What Defines a Transfer Agent?

The Securities and Exchange Commission defines transfer agents as performing three primary functions:

  • Issuing and revoking certificates in order to reflect changes in ownership. When a company declares a stock dividend or split, the transfer agent issues new shares. Transfer agents keep track of who owns a company’s stocks and bonds and how they’re held: by the owner in certificate form, by the company in book-entry form or by the investor’s brokerage firm in street name. Transfer agents also keep track of the amount of shares or bonds that each investor owns.
  • Acting as a point of contact for the company. A transfer agent may also serve as the corporation’s payment agent, disbursing interest, cash and stock dividends, and other payments to shareholders. A transfer agent may act as proxy agent, distributing proxy materials; an exchange agent exchanging a company’s stock or bonds in a merger; a tender agent tendering shares in a tender offer; or a mailing agent distributing the company’s quarterly, annual, and other reports.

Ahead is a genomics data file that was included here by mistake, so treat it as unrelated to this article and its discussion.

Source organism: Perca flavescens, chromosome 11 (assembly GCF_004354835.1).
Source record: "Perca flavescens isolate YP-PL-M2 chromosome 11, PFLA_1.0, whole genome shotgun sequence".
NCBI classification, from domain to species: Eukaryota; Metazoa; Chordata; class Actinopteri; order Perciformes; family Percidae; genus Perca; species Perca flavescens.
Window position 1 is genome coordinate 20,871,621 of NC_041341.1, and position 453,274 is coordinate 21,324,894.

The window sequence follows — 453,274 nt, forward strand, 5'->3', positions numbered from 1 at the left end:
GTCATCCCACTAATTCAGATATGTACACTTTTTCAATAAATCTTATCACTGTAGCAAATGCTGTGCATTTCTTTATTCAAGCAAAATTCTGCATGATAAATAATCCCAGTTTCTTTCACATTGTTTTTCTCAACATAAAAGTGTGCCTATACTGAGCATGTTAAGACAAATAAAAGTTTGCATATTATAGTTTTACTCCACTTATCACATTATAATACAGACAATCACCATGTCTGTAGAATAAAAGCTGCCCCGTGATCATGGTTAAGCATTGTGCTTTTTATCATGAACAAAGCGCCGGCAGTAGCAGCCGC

• Taking care of certificates that have been lost, destroyed, or stolen. Transfer agents assist shareholders and bondholders when a stock or bond certificate is lost, damaged, or stolen.

In many cases, you may find out about a company’s transfer agent by going to the investor relations section on its website. You can also visit the website of the Securities Transfer Association (STA). The STA is a private trade group for transfer agents.

Transfer Agents of Various Types